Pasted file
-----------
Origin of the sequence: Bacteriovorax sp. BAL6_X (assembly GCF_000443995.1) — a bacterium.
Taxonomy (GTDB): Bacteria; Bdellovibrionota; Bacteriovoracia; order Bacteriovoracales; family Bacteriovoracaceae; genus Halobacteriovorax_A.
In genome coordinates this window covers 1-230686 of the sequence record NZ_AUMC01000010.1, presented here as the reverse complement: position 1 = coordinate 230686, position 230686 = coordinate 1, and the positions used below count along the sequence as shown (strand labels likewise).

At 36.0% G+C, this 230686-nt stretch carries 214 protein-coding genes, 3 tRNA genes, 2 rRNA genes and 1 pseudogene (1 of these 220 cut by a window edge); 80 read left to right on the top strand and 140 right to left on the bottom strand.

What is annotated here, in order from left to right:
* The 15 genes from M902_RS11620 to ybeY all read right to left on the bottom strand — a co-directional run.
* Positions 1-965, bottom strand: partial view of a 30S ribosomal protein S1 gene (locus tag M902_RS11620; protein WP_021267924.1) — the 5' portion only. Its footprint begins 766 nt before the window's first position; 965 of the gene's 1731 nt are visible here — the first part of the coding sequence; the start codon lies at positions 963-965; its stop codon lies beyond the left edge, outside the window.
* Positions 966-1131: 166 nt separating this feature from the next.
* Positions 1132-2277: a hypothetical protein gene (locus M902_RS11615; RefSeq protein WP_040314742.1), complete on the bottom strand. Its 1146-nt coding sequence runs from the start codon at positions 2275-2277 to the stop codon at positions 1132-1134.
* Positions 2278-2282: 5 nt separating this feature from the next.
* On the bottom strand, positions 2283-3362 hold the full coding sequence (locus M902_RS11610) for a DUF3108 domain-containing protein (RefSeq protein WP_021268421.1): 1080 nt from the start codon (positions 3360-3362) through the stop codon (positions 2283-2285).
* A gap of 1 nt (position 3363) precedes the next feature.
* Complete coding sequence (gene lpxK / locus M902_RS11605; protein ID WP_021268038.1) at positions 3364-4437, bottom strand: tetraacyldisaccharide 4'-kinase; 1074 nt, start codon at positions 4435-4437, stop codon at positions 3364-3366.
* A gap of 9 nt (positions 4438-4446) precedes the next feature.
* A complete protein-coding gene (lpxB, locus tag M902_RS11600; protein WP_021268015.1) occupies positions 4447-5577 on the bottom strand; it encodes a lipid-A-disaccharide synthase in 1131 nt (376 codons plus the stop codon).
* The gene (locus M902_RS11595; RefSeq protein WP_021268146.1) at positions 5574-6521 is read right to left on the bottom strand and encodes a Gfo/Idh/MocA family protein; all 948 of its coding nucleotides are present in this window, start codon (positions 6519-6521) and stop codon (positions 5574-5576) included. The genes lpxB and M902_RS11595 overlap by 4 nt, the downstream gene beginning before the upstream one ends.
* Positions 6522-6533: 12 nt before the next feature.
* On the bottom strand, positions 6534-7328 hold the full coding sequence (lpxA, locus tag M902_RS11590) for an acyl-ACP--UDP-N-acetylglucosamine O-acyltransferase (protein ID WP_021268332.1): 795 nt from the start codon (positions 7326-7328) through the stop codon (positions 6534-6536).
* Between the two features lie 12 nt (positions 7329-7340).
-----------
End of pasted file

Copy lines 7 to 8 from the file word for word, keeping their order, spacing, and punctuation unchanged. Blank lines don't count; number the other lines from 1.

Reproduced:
* Positions 1-965, bottom strand: partial view of a 30S ribosomal protein S1 gene (locus tag M902_RS11620; protein WP_021267924.1) — the 5' portion only. Its footprint begins 766 nt before the window's first position; 965 of the gene's 1731 nt are visible here — the first part of the coding sequence; the start codon lies at positions 963-965; its stop codon lies beyond the left edge, outside the window.
* Positions 966-1131: 166 nt separating this feature from the next.